Introducing…Hyatt Gold Passport

As this blog is still in its infancy as of this writing, the vast majority of my tiny readership is coming from Milepoint and Flyertalk, two excellent resources for all things travel and hotel related, so this post is probably information that those people already know.  But I have a dream…that one day, this site will create millions and millions of new Tokyo Hyatt Fans.  And we will form an army, march down to Omaha, and demand the return of the Faster Free Nights campaign!

…but I’m getting ahead of myself.  The point is that those new people will need to be brought up to speed.  Leave no Tokyo Hyatt Fan behind is our motto!  So with that, let me start this session of Tokyo Hyatt Fan 101 with an introduction of Hyatt’s loyalty program, known as Gold Passport, and an explanation as to why this should concern you.

Hyatt Gold Passport is a membership club that gives benefits to its members, and encourages them to deal directly with Hyatt as opposed to third party reservation services such as Expedia and Priceline.  It is free to join, and it is open to everyone.  There is zero reason not to join, and it imparts privileges on the user the second enollment is completed.  Some benefits are property specific (as an example, I believe that membership allows for free admission into the Hyatt Regency Tokyo pool, whereas a 2000 yen fee would otherwise apply), but the vast majority extend of benefits throughout the worldwide Hyatt chain.

There are three published tiers to Hyatt Gold Passport membership:  Gold, Platinum, and Diamond.  The following is a brief explanation of the benefits of each level and how they may be attained:

Gold

Gold Membership is the introductory level of Gold Passport membership.  It includes the following benefits, that are available at all tier levels:

  • For every dollar spent at a Hyatt hotel you earn five Hyatt Gold Passport points.
  • Points may be redeemed for free nights at Hyatt hotels, or may be converted into miles with some partner airlines.
  • Points may also be combined with cash to make discounted reservations, or used to upgrade a Hyatt Daily Rate reservation to a club room or suite.
  • See the Redemption Options page on the Hyatt website for more information.

At current rates, 12000 points will earn a free night in a standard room at Hyatt Regency Tokyo, 25000 points are good for a standard room at the Grand Hyatt Tokyo and Andaz Tokyo, and 30000 points can be redeemed for a free night at the Park Hyatt Tokyo.

Platinum

The normal method of being upgraded to Platinum membership is by making at least five paid stays or 15 paid nights (whichever happens first) within a single calendar year.  There are several other methods of obtaining the Platinum tier status, which I will discuss at another time.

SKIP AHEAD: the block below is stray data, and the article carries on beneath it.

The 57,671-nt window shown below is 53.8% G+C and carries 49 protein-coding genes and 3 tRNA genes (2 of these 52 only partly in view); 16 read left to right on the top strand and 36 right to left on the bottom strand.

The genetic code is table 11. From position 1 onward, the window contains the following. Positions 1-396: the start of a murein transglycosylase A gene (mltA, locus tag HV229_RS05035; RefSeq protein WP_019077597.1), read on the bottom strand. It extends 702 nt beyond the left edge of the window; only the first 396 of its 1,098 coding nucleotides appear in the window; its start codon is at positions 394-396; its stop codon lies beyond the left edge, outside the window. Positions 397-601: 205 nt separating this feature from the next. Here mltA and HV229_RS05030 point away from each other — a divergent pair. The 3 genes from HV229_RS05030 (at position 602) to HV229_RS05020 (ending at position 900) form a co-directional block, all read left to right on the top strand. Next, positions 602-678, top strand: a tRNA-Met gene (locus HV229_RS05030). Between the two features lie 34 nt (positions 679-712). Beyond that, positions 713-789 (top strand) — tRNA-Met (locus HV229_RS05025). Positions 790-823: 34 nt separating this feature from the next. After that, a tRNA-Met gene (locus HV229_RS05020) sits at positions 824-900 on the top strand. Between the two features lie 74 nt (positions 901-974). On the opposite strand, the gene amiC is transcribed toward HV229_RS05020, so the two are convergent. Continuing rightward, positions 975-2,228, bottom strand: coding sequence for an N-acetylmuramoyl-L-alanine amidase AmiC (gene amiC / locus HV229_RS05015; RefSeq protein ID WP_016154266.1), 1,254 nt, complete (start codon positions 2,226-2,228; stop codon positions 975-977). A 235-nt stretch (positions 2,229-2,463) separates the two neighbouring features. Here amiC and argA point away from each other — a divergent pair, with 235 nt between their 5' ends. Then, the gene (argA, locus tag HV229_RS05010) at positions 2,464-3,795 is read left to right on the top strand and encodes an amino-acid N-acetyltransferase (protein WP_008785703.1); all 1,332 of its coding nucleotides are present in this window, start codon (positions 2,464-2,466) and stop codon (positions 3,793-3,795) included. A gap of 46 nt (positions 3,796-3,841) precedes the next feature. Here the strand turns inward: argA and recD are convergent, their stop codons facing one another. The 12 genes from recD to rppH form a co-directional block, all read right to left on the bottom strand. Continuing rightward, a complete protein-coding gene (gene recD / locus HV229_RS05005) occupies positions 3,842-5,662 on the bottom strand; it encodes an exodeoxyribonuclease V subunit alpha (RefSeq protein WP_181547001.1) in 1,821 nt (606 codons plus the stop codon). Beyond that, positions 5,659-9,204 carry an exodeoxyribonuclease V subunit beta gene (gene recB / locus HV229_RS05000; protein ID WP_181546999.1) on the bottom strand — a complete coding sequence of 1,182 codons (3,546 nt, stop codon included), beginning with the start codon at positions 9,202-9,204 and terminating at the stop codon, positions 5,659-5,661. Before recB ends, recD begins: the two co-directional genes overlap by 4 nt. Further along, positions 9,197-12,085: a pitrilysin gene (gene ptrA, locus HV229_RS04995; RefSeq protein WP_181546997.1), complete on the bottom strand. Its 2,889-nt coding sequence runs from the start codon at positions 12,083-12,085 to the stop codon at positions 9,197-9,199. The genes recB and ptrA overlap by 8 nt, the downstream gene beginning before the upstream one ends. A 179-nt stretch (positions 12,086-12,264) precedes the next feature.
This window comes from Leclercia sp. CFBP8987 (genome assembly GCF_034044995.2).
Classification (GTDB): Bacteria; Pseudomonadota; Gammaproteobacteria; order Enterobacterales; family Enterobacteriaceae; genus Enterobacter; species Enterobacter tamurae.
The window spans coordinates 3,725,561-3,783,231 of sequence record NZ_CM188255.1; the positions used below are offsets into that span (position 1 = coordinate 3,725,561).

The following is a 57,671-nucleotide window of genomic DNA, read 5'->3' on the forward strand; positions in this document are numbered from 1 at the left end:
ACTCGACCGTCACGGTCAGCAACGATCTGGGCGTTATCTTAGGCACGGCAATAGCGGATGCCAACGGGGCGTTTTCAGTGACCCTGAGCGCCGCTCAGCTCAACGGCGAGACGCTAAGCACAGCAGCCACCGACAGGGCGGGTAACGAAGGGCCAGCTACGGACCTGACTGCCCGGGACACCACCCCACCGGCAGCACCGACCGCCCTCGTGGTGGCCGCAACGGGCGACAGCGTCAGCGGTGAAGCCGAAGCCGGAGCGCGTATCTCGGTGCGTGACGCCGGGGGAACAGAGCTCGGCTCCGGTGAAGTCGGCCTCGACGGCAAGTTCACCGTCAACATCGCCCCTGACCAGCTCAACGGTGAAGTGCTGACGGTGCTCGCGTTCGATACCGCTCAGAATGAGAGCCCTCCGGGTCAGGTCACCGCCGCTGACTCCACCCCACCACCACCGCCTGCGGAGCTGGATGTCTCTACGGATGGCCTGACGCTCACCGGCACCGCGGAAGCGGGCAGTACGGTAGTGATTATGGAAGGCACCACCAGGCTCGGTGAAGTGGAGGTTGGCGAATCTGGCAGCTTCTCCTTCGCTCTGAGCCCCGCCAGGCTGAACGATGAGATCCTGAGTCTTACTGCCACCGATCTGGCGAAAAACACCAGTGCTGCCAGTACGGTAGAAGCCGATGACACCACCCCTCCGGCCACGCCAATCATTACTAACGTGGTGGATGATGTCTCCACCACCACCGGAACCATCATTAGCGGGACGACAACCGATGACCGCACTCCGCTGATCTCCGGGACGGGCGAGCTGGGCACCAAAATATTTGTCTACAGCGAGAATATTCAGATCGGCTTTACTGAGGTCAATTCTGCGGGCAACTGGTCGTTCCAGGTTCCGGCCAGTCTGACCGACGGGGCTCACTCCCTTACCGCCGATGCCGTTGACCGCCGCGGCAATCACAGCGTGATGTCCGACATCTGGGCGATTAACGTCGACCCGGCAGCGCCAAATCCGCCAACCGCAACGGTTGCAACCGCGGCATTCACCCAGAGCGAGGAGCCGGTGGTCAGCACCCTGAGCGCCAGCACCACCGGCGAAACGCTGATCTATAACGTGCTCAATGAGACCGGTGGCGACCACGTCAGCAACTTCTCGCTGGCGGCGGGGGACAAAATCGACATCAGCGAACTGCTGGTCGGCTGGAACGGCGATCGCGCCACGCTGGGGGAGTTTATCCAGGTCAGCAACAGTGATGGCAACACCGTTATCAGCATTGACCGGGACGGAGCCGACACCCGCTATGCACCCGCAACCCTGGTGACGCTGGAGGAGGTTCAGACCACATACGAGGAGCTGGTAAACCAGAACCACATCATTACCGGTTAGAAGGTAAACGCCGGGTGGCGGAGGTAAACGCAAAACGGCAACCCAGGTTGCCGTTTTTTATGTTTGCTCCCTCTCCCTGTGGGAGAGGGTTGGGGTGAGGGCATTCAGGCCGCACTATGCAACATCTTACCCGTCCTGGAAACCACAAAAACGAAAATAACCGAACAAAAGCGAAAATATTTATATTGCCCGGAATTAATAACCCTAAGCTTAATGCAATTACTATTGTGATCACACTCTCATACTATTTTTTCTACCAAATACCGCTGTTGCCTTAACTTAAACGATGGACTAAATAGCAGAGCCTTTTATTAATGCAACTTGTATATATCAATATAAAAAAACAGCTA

In addition to all of the benefits of Gold membership, Platinum members also earn the following:

  • 15% bonus on points earned
  • One level non-suite room upgrade, based on availability.
  • Free in-room internet access
  • Dedicated check in for elite members
  • 72-hour guaranteed room availability (with some blackout dates at the discretion of each property)
  • Late checkout until 2pm upon request (subject to availability)
  • Access to special “My Elite Rate”, a 20% savings on Hyatt Daily Rate.

The last one is arguably the biggest benefit of Platinum status, as this could save you many thousands of yen on your Tokyo Hyatt reservation.

Platinum status is definitely good to have, but if you really want to maximize your enjoyment of the Tokyo Hyatt hotels, you will want to strive to become a Diamond member.

Diamond

The highest published tier of the Hyatt Gold Passport program, the normal method of earning Diamond status is by completing 25 paid stays or 50 paid nights (whichever happens first) in a Hyatt hotel within a calendar year. Diamond status gets you all of the above benefits plus the following:

  • 30% bonus on points earned
  • Upgrade to the best available non-suite
  • Free access for all of the room’s guests to the club lounge at Hyatt hotels that have them, or free full breakfast at hotels that don’t.
  • A welcome bonus during every stay of either 1000 points or a food/beverage amenity of the hotel’s choosing.
  • Up to four paid stays a year of up to seven nights each can receive a guaranteed suite upgrade.
  • 48-hour guaranteed room availability (with some blackout dates at the discretion of each property)
  • Late checkout until 4pm upon request (subject to availability)

Specific hotels may also grant additional privileges to Diamond members.  For example, while the Park Hyatt Tokyo does not have a club lounge, here is a sample of the benefits that a Diamond member can receive that a Gold member (or non-member) will not:

  • 20% off the standard room rate
  • Upgrade from that discounted base room (let’s say 38000 yen a night) to the spacious and gorgeous Park Suite (more than 138,000 yen in value!)
  • Free breakfast buffet, Healthy Breakfast course, or Japanese breakfast in restaurant.  The latter two may also be received as room service (3900 yen value a night)
  • Free drinks and Hors d’oeuvres from 5pm to 9pm at the Peak Bar and Lounge (value of…well, how much can you drink in four hours?)
  • Free access to Club on the Park facilities (4200 yen per night per adult)  Bathe in the bath that Bill Murray bathed in!  Pet the rock penguin!
Look at him!  Isn't he adorable?

Look at him! Isn’t he adorable?

One of my goals is to keep all posts below 1000 words, and I’m rapidly approaching that limit now, but I hope that this post has shown why it is to your advantage to become a Hyatt Gold Passport member, and to strive for the highest levels of membership.  We will build on this knowledge in the weeks and months to come.  And fear not if 50 nights in a Hyatt isn’t in the cards, as I will introduce smarter methods of obtaining Platinum and/or Diamond status as well!